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Film Review: ‘It Stains the Sands Red’

A slow but tireless zombie chases a woman across the desert in Colin Minihan's horror opus.

Director:
Colin Minihan
With:
Brittany Allen, Juan Riedinger, Merwin Mondesir, Kristopher Higgins, Andrew Supanz, Michael Filipowich, Nico David, Dylan Playfair.

Official Site: http://www.imdb.com/title/tt5735280/

Just how thin our pop-cultural vogue for zombies can be stretched is the pressing question behind “It Stains the Sands Red,” which hinges almost entirely on the suspense that can be wrung from one woman fighting off one bitey, bitey z-man. Is that premise enough for a feature? Not this one, not quite, although Colin Minihan’s film and his leading lady Brittany Allen can’t be faulted for lack of trying. Watchable if never really scary or funny enough to leave a memorable impression, this middling endeavor should nonetheless pull in a fair number of home-viewing horror fans with its offbeat theme and lurid title.

An impressive opening CGI shot shows Las Vegas in smoking chaos, presumably due to an outbreak of the undead. Fleeing that mess are Molly (Allen) and Nick (Merwin Mondesir), a crass couple whose precise alliance is vague (flashbacks make it clear that she’s a stripper, but whether he’s her lover, dealer, pimp or all the above is a bit murky). Not that it matters for long. Driving down an untrafficked desert road to a remote airstrip where they’ve secured spots on a small plane getting the hell outta Dodge, their car gets stuck in the vicinity of a lone, fugly albeit suit-and-tie-clad zombie (Juan Riedinger).

Nick runs out of bullets trying to stop the unstoppable man-thing, leaving the living duo no option but to hide in their auto until “it” shambles somewhere else. When it seemingly does … well, suffice it to say Nick’s role here is not a lengthy one. Grabbing a few water bottles, assorted recreational drugs and a phone (which contrary to modern horror cliché actually does work, complete with GPS), panicked Molly commences the only path left to her: hiking 36 miles cross-country to the airstrip.

She soon discovers, alas, that she has a companion: That walking corpse won’t go away, seemingly drawn by the scent of her, um, fresh meat. At first it’s easy enough to outpace his lurching progress. But unlike Molly, “he” is not at risk of sunstroke or dehydration; he never needs to rest, let alone sleep. He’s even dressed more appropriately, as her fun fur, bustier, leopard-print tights and platform heels are not exactly wilderness-ready gear.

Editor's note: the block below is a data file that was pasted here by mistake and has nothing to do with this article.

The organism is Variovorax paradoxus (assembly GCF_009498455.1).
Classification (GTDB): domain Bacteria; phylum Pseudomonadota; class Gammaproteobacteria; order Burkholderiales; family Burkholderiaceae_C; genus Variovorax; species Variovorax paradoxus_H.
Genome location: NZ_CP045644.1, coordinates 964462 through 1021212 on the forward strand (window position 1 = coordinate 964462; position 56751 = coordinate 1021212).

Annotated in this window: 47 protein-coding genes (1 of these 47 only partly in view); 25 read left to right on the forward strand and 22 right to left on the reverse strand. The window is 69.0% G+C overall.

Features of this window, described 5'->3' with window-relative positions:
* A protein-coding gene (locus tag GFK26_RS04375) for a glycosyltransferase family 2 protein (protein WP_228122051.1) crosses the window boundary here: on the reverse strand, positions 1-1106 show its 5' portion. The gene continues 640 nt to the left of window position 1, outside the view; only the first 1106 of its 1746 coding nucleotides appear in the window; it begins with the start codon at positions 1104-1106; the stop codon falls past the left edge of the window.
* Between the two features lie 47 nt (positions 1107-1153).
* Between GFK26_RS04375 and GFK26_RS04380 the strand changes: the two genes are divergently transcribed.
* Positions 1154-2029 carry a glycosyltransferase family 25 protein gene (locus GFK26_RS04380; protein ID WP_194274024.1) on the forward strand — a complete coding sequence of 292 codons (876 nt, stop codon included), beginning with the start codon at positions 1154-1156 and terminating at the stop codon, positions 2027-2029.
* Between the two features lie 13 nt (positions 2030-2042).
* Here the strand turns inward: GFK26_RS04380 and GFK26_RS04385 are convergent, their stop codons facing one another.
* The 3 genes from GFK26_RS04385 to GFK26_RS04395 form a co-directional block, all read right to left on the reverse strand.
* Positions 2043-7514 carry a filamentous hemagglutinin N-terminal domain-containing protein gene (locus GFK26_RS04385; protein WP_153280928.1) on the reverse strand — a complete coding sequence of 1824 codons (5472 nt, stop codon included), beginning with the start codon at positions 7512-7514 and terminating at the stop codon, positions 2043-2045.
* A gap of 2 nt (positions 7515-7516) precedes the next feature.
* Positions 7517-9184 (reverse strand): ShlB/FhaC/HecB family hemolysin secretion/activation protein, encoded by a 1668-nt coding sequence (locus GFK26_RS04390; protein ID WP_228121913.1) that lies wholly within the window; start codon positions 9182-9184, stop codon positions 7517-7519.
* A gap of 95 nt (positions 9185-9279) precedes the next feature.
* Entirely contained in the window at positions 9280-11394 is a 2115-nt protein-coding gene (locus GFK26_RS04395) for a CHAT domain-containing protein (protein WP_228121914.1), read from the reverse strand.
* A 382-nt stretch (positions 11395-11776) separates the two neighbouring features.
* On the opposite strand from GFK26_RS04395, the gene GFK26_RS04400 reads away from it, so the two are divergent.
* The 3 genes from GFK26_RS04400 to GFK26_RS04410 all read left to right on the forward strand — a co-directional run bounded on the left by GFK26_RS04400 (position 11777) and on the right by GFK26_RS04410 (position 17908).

This one-on-one peril gets monotonous fast, and while Allen sustains the film with a committed performance, Molly is nonetheless something of a cliché — the wisecracking “bad girl” with a heart of gold — whose killing-time monologues to her uncomprehending pursuer aren’t that amusing or revealing. Likewise, her crises are staged effectively enough, but seldom take us by surprise. When she makes “friends” with the thing she’s by now dubbed Smalls (a dig at his imagined organ size), his taming makes no sense whatsoever beyond the fact that the film has simply exhausted the potential of their relationship as nemeses.

Nor does the movie improve itself by eventually mining a flashback-driven sentimental core in which we glean all wayward Molly ever really wanted was to be a good mommy to the child she abandoned. (This factor squares rather poorly with the film’s effortfully badass closing-credits “thanks” to such inspirations as Charles Manson, Anton LaVey and Jeffrey Dahmer.)

Admittedly, it’s very hard to pull off this kind of drastically downscaled primal conflict — even one eventually expanded by a few additional characters, which also allows some late-arriving extra gore. One senses that this conceit is best suited for a shorter narrative format. In fact, it’s already been proven so: A decade ago, Richard Gale’s cult-favorite $600 wonder “The Horribly Slow Murderer With the Extremely Inefficient Weapon” got wilder, funnier mileage out of a similar idea in just 10 minutes.

That said, Minihan’s film still holds attention against the odds, however unevenly. The director, who with co-writer Stuart Ortiz (as “The Vicious Brothers”) crafted prior B-horrors “Grave Encounters” and “Extraterrestrial,” again proves resourceful within limited means. His well-turned overall package is nicely shot by DP Clayton Moore, making good use of impressive locations in Nevada’s Valley of Fire park region, with a decent score by Canadian electro-punk unit Blitz//Berlin.

Film Review: 'It Stains the Sands Red'

Reviewed online, San Francisco, July 19, 2017. (In Los Angeles Film Festival.) Running time: 92 MIN.

Production: A Dark Sky Films release of a Dark Sky Films, Digital Interference, Grasswood Media presentation. Producers: Brandon Christensen, Bic Tran, Stuart Ortiz, Colin Minihan. Co-producers: Michael Karlin, Kyle McCachen, Tony Copolillo. Executive producers: Marc Milliard, Brittany Allen.

Crew: Director: Colin Minihan. Screenplay: Stuart Ortiz, Miniman. Camera (color, widescreen, HD): Clayton Moore. Editor: Minihan. Music: Blitz/Berlin.

With: Brittany Allen, Juan Riedinger, Merwin Mondesir, Kristopher Higgins, Andrew Supanz, Michael Filipowich, Nico David, Dylan Playfair.

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